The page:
A holacractic pit-stop: open paychecks
Reinventing our own organisation was a journey, the frequent readers of our updates may know by now that we no longer have a boss. And in fact, the destination may be in sight, but we also understand it will never be reached, the beacon keeps moving as new pit-stops keep popping up. They all start with a similar question “hey guys, how do we deal with this element within our new way of working?” Legit questions, providing us with food for thought and rich discussions pushing us to organise our future work even better.
So, working your way into Holacracy as a team can be a handful from time to time but, we are in a far more comfortable means of traveling today than we were in the summer.
Let me illustrate that with the example of our latest victory: as of last week Fronteer is a company with a fully transparent salary structure. Transparent. Meaning: open, so no secrets. Yes, indeed, if we want to, we can see into everyone’s paycheck.
As we love clarity, the basic principle is very straight forward: per function group there is one vector (‘vectors are the new curves’). When you start in a function group, you just hop on a linear vector, based on a simple formula around your general, supporting and/or matching work-experience.
Why did we want this in the first place?
Frankly, a few years ago we worked on full clarity of our salary structure. With that in place one could feel the positive effects in the team. We just imagined that by taking that to the extreme, the upside would be even more positive.
This is from a team-member perspective. Not being tempted to dive into unnecessary suspicious modes towards colleagues, frees up mental space for inspirational stuff. From a HR/management perspective there is one clear upside: salary transparency puts an end to salary negotiations. Period. (Sure, read that line once again – sounds great, right?).
Did we have to do this?
Nope. It’s not Holacracy telling you to be fully transparent on salaries. But it is in line with the way of looking at organisations: to be as transparent and clear as possible about how your organisation works. This drive to be more transparent also triggered a need for clarity on other worn-in uses within the company. In our journey towards becoming a Holacracy, we identified these in a ‘museum of old sentiments’. The way we compensate our people was one of them.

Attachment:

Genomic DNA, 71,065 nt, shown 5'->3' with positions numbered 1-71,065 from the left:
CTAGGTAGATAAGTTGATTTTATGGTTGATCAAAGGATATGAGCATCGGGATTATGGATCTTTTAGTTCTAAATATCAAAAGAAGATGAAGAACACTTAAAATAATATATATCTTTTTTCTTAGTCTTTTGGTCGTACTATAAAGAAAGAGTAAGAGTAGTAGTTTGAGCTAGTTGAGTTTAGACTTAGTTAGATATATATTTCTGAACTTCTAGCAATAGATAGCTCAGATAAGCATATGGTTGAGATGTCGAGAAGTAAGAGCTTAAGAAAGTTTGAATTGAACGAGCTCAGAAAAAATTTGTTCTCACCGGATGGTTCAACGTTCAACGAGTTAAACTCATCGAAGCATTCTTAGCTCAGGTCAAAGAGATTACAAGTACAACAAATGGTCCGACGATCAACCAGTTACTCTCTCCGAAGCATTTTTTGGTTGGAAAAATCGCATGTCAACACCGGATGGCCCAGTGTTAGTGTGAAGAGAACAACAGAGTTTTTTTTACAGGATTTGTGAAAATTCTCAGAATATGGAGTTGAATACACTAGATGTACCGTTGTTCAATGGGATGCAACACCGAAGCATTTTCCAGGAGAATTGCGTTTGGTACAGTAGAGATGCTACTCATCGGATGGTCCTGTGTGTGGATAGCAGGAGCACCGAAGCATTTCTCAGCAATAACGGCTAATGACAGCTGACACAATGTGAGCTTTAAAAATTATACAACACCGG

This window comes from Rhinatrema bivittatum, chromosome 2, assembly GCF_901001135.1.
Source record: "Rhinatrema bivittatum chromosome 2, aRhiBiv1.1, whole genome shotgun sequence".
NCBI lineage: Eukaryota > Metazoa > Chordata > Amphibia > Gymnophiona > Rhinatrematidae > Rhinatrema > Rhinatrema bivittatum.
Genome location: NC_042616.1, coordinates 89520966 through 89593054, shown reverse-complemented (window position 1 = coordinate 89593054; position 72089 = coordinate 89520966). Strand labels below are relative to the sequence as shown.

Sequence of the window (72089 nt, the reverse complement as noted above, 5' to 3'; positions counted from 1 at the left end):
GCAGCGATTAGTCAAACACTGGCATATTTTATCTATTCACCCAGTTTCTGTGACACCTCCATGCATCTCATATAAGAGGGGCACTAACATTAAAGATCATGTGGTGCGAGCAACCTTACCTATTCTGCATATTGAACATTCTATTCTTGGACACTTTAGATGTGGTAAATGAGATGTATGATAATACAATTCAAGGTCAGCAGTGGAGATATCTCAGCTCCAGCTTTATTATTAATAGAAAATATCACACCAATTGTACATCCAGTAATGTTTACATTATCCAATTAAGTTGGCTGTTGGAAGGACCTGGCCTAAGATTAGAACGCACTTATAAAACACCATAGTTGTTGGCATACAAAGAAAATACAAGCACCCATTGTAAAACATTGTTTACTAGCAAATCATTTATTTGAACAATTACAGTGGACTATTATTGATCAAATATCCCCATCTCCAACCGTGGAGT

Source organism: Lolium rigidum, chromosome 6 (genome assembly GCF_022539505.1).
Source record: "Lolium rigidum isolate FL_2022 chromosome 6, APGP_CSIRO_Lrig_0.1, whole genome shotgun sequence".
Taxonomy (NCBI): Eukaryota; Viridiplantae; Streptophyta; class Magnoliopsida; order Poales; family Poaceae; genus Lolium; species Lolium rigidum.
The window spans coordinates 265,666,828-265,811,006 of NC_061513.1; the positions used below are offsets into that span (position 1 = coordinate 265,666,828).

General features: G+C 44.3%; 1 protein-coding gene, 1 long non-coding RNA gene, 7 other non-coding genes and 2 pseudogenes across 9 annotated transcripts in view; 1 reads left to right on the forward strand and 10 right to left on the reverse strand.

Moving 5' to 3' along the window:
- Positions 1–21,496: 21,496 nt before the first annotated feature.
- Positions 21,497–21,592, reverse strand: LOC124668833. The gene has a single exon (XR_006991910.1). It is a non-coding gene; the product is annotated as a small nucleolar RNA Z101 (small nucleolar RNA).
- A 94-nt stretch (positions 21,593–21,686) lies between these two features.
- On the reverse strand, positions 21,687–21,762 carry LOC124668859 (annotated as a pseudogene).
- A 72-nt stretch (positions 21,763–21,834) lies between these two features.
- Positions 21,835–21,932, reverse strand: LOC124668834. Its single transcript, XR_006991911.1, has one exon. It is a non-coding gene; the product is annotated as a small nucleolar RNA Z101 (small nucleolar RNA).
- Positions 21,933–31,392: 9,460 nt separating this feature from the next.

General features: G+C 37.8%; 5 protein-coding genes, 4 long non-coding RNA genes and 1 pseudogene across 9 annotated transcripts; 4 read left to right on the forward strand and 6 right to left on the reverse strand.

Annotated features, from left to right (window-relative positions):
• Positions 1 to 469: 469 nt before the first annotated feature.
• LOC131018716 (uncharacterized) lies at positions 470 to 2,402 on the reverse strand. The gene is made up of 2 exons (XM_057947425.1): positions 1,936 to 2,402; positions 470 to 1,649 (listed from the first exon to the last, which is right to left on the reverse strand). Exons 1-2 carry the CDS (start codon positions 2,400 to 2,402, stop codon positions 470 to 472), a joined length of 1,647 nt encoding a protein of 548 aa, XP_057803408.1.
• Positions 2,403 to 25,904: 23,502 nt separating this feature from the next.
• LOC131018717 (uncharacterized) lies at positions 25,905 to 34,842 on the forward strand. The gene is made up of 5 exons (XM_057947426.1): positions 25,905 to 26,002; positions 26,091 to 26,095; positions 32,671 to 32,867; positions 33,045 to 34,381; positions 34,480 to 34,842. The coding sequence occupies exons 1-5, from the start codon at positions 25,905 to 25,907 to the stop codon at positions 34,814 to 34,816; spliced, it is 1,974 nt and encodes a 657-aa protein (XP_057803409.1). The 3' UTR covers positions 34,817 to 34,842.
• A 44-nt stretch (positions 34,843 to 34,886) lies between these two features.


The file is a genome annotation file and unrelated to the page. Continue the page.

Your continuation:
How did it happen?
Our three colleagues driving this structural change, would sure not refer to this as a ‘pit-stop’. They were the ones working their butts off for a period of three months to make this work: diving into the world of transparent salaries, meeting with other companies (i.e @Viisi Thanks! ) and -most importantly- meeting with colleagues individually. More than once. During the process, they designed the rules and guidelines for a new framework. They deserve a big hand when it comes to professionalism, creativity and persistence in keeping everybody close-by on the parking lot and in the bus on time for departure.
As mentioned above, we don’t know where this journey will bring us. But we are more comfortable with all the good things Holacracy brought us so far. Maybe we will become one of those legendary companies that decides collaboratively what everybody’s paycheck should be every year? That is something I don’t see happening in the near future. But hey, if at some point there is an enthusiastic group of colleagues seeing great advantages in such a process, then that isn’t such an unlikely scenario after all.
Want to learn more about how our compensation framework works and how it works? Read our story about open paychecks explained.